This topic has been heavy on my heart for the past couple of days as I am thinking about my departure from Italy and getting ready to see my family for the first time after 1 year. I wanted to write this post to talk about my thoughts as a first generation American living in Italy.
As many of you know from this previous post, my parents are originally from El Salvador which makes my siblings and I first generation Americans. Having grown up culturally different and with different languages than my parents did, this was something I struggled with and felt was a barrier to being as close to my parents as I would have liked. Being older now, our relationship has certainly improved throughout the years. Of course, I grew up speaking the same language as them and I am grateful to have been raised bilingual as this was part of the reason why I got hired for many of the positions I had over the last 10 years.
As mentioned above, I am quickly approaching the end of my first year in Italy. As I’m getting ready to head back to the states in less than 2 weeks, I have gotten questions about my departure and why I’m leaving. And well, the answer is… the year that I wanted to spend here is up. After a year of being away from my family, I think it’s time to go back.
I think about my parents courage of leaving their home country 35 years ago with the intention of never returning. Leaving their home, jobs, family, and their whole lives behind. Having now experienced what it’s like to live in a different country, as much as I love Italy, I don’t think I can call this place “home” forever as they have done in the United States. Their bravery far exceeds mine tenfold. What I have done by coming here, is nothing compared to the sacrifice and risks they took to create a life in a completely new country forever, as many immigrants and expats in the United States and other countries have also done.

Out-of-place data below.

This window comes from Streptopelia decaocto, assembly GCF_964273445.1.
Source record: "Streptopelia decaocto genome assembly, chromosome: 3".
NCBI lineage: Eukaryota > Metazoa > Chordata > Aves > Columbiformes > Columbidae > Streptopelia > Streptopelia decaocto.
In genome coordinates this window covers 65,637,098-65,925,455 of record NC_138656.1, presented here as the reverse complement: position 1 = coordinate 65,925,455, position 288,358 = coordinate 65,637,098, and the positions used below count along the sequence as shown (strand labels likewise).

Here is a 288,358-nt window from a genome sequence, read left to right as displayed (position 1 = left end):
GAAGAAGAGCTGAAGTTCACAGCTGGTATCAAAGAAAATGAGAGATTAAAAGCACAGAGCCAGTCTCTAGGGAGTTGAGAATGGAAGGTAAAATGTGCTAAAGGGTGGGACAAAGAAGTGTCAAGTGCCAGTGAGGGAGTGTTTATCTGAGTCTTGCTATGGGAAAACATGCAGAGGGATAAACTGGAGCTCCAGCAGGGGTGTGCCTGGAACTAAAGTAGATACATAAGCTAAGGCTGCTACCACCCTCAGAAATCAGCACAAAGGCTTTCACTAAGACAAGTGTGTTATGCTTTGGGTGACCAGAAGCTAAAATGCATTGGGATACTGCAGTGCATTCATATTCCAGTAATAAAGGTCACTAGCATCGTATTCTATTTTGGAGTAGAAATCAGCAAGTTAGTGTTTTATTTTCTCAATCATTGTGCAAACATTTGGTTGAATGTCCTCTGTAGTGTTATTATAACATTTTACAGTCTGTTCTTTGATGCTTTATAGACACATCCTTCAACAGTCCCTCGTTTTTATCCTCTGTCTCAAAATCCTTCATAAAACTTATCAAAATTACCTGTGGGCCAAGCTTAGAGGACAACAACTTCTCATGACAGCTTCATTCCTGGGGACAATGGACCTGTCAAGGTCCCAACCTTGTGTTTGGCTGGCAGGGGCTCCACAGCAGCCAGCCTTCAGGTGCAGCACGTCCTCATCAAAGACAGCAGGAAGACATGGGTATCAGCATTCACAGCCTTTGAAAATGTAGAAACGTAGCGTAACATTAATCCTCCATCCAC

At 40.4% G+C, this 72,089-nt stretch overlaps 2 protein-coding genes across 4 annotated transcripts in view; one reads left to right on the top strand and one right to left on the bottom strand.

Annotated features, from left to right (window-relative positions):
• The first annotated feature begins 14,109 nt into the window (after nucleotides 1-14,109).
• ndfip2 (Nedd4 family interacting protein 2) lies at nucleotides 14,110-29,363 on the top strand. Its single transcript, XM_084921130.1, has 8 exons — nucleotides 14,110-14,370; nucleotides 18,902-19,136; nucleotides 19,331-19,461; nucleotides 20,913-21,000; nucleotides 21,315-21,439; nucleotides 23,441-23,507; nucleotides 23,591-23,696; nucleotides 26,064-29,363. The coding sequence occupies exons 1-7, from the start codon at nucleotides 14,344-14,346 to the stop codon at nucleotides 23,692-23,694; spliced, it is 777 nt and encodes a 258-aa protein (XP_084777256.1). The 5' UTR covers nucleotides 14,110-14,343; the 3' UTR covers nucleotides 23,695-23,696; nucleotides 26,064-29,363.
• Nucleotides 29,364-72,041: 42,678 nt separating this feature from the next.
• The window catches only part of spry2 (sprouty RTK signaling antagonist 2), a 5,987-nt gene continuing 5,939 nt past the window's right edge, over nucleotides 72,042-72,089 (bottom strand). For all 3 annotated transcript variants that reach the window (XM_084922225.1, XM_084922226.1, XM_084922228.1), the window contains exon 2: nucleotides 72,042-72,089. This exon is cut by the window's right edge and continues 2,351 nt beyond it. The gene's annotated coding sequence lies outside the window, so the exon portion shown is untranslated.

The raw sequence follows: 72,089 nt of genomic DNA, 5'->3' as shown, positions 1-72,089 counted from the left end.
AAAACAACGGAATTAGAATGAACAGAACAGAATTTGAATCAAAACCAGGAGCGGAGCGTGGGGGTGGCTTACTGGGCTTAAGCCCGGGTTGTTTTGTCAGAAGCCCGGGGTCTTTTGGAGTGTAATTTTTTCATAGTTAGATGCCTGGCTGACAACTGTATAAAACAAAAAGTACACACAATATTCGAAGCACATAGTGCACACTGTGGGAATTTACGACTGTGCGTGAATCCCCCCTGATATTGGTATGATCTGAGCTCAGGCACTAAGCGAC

Now being in Italy as a first generation American, I think about those sacrifices that they made for our family. All they did to get to the United States and to create their first “nest” for us in New York only for me to flee the country after 27 years, the country they worked so hard to call home for all of us. A part of me feels guilty, a bit irresponsible, and selfish to have left. It would be a lie to say I didn’t.
Growing up first generation also means getting the best of both worlds. Living life like an American but still enjoying the Salvadorian food, culture, music, and the list goes on. I was fortunate enough to visit El Salvador 7 years ago with my mother, her first visit since she left in 1982. This being my first time traveling outside the United States, it definitely sparked my interest in travel and opened my eyes to a whole new way of living in a different country.
I hope that if and when I do return to Italy, my parents can also enjoy la dolce vita along with me.
“A man travels the world over in search of what he needs, and returns home to find it” George Moore
All my love,